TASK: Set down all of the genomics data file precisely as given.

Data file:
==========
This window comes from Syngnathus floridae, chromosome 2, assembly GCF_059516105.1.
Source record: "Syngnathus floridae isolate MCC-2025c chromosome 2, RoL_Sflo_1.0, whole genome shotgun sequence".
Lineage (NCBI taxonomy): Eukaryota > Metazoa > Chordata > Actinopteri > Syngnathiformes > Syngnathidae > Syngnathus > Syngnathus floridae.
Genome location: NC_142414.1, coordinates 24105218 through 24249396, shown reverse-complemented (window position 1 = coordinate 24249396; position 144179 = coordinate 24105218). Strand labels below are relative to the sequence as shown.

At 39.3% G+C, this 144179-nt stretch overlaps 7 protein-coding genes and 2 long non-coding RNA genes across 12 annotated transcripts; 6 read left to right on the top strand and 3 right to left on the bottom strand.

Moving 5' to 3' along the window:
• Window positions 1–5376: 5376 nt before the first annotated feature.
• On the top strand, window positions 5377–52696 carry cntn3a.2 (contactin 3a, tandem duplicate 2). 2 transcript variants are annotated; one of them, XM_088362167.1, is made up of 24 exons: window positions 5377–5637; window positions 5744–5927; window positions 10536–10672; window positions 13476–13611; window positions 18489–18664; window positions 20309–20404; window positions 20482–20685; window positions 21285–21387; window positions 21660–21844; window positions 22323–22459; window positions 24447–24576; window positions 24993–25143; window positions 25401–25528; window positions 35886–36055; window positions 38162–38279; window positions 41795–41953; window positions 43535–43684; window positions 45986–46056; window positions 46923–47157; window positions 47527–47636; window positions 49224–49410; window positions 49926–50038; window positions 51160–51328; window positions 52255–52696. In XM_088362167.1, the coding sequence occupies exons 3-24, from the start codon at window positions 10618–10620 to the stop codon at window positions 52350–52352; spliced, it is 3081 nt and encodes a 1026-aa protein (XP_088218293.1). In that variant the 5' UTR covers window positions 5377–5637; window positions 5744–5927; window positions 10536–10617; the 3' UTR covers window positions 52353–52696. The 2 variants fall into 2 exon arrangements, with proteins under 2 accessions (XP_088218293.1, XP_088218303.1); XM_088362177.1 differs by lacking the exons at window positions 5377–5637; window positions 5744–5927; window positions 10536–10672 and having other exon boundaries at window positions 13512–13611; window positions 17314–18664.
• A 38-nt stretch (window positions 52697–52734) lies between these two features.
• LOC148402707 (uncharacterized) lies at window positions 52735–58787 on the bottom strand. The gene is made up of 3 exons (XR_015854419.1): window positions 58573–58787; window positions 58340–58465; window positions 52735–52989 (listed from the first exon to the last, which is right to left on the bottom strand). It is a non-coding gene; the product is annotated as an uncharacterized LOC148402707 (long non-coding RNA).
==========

This window comes from Syngnathus floridae, chromosome 2, assembly GCF_059516105.1.
Source record: "Syngnathus floridae isolate MCC-2025c chromosome 2, RoL_Sflo_1.0, whole genome shotgun sequence".
Lineage (NCBI taxonomy): Eukaryota > Metazoa > Chordata > Actinopteri > Syngnathiformes > Syngnathidae > Syngnathus > Syngnathus floridae.
Genome location: NC_142414.1, coordinates 24105218 through 24249396, shown reverse-complemented (window position 1 = coordinate 24249396; position 144179 = coordinate 24105218). Strand labels below are relative to the sequence as shown.

At 39.3% G+C, this 144179-nt stretch overlaps 7 protein-coding genes and 2 long non-coding RNA genes across 12 annotated transcripts; 6 read left to right on the top strand and 3 right to left on the bottom strand.

Moving 5' to 3' along the window:
• Window positions 1–5376: 5376 nt before the first annotated feature.
• On the top strand, window positions 5377–52696 carry cntn3a.2 (contactin 3a, tandem duplicate 2). 2 transcript variants are annotated; one of them, XM_088362167.1, is made up of 24 exons: window positions 5377–5637; window positions 5744–5927; window positions 10536–10672; window positions 13476–13611; window positions 18489–18664; window positions 20309–20404; window positions 20482–20685; window positions 21285–21387; window positions 21660–21844; window positions 22323–22459; window positions 24447–24576; window positions 24993–25143; window positions 25401–25528; window positions 35886–36055; window positions 38162–38279; window positions 41795–41953; window positions 43535–43684; window positions 45986–46056; window positions 46923–47157; window positions 47527–47636; window positions 49224–49410; window positions 49926–50038; window positions 51160–51328; window positions 52255–52696. In XM_088362167.1, the coding sequence occupies exons 3-24, from the start codon at window positions 10618–10620 to the stop codon at window positions 52350–52352; spliced, it is 3081 nt and encodes a 1026-aa protein (XP_088218293.1). In that variant the 5' UTR covers window positions 5377–5637; window positions 5744–5927; window positions 10536–10617; the 3' UTR covers window positions 52353–52696. The 2 variants fall into 2 exon arrangements, with proteins under 2 accessions (XP_088218293.1, XP_088218303.1); XM_088362177.1 differs by lacking the exons at window positions 5377–5637; window positions 5744–5927; window positions 10536–10672 and having other exon boundaries at window positions 13512–13611; window positions 17314–18664.
• A 38-nt stretch (window positions 52697–52734) lies between these two features.
• LOC148402707 (uncharacterized) lies at window positions 52735–58787 on the bottom strand. The gene is made up of 3 exons (XR_015854419.1): window positions 58573–58787; window positions 58340–58465; window positions 52735–52989 (listed from the first exon to the last, which is right to left on the bottom strand). It is a non-coding gene; the product is annotated as an uncharacterized LOC148402707 (long non-coding RNA).